Working With Wookey: The Drift

Members of Tate Collective performing 'The Drift'

©Tate. Photo: Ian Kingsnorth

By Rachael Coward

Over a series of workshops, members of Tate Collective St. Ives collaborated with artist Sara Wookey in preparation for a series of live events hosted in the gallery last summer.

When considering a museum space and how highly curated and controlled it is, upsetting the conventions put in place allows for discoveries to be made in behaviours and unspoken rules. Codes of space dictate how we move through and experience the museum environment. The material presented to us narrates a certain story which we can then interpret for ourselves.

The Tate Collective’s work with artist Sara Wookey culminated in a series of performances in Tate St. Ives; called ‘Drifts’. The aim; to create a performance inside the gallery toying with the conventions of visitor behaviour.

The Drift. ©Tate. Photo: Ian Kingsnorth

The Drift. ©Tate. Photo: Ian Kingsnorth

The Drift:

A group of people move silently through the gallery spaces, they act as a single body as they move together. Their movements exaggerate and at the same time question the actions of the visitors; why not move at speed? Why not sit on the floor? Speed, height, gaze and stance are all explored, and The Drift evolves as new leaders continuously come forward and then disappear back into the group.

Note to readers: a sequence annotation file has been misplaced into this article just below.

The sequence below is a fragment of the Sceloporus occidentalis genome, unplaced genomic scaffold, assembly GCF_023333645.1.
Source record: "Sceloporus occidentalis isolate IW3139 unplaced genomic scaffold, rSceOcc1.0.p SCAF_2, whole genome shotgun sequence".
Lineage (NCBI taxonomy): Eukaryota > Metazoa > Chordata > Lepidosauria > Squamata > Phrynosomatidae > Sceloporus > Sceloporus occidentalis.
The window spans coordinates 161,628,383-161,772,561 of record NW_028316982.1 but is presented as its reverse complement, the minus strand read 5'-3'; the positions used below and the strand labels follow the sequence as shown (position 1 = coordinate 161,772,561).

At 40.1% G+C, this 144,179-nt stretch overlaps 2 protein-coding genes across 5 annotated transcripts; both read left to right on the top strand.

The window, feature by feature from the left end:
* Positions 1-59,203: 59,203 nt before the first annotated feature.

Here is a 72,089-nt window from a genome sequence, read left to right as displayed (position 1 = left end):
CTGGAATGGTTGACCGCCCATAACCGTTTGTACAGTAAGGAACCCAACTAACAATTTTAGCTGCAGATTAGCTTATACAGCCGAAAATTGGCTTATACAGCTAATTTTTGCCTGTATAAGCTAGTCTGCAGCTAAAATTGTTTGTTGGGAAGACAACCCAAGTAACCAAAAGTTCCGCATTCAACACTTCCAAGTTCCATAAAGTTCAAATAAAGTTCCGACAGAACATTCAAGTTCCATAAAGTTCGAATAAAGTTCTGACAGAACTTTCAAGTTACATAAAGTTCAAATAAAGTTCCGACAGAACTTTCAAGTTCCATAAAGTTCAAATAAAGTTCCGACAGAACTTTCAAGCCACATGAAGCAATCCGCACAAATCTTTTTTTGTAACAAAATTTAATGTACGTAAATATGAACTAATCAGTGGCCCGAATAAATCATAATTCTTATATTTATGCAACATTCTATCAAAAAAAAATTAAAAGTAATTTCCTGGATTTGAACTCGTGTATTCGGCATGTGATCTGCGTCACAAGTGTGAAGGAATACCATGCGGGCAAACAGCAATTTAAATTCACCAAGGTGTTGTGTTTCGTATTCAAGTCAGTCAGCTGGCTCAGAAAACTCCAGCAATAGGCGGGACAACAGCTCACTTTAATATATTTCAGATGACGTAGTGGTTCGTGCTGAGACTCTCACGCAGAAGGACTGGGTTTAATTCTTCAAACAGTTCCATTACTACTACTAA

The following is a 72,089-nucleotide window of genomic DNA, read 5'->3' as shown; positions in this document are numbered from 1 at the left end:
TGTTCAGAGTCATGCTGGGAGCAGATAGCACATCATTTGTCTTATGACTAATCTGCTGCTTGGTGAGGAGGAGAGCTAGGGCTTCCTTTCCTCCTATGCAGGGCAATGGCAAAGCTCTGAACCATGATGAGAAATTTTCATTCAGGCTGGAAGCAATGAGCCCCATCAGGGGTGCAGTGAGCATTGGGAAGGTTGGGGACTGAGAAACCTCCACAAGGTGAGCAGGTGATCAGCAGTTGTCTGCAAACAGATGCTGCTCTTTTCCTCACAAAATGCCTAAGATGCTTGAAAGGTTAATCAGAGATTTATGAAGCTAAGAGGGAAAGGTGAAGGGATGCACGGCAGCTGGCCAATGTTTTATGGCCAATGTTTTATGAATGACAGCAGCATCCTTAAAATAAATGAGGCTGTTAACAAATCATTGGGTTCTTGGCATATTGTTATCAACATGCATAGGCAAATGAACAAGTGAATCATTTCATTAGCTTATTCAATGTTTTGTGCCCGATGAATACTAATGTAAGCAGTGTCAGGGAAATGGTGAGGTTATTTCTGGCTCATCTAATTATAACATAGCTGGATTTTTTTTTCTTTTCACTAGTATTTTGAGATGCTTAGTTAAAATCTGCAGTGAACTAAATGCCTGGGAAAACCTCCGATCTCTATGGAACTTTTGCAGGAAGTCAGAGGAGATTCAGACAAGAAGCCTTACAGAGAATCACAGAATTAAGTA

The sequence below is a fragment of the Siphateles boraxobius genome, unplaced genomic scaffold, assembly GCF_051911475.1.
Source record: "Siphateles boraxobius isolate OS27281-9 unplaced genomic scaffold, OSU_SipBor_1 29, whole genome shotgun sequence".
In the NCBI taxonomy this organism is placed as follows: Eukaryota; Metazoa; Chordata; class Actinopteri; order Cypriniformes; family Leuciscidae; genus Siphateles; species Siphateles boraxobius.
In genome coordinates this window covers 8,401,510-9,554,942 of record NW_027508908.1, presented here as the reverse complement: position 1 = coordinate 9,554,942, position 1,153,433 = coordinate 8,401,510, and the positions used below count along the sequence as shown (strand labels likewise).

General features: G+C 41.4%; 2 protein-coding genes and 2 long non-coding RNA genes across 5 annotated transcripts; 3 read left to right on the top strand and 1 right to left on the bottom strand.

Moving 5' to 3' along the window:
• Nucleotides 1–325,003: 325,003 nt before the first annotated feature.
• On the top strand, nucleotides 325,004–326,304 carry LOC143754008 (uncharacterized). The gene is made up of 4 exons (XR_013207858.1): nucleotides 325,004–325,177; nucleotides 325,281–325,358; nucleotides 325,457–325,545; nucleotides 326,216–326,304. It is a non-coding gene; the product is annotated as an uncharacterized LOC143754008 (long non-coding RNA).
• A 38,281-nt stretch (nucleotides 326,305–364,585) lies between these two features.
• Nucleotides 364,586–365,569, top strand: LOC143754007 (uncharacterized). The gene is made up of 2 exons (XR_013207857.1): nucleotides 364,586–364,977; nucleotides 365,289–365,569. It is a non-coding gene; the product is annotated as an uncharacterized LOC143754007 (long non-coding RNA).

Members of Tate Collective St Ives drifting

The Drift. ©Tate. Photo: Ian Kingsnorth

There is a silent invitation to join, but are you already part of the performance as a viewer? They are mimicking your movements after all. But are the visitors aware of this? Do they realise that they are the subject matter of the work? They are as equally in the spotlight as The Drift itself; and their actions counter one another.

Space is utilised to the maximum; the floor becomes a refuge to sit, to kneel, to lie down. The walls become equally as important as the artworks; The Drift approaches and engages with both.

The Drift observes as it is observed.

It is a transient performance with no given start or end, like a flock of birds the group flows together and disperses.

No two Drifts are ever the same.

Members of Tate Collective St Ives drifting in the gallery

The Drift. ©Tate. Photo: Ian Kingsnorth

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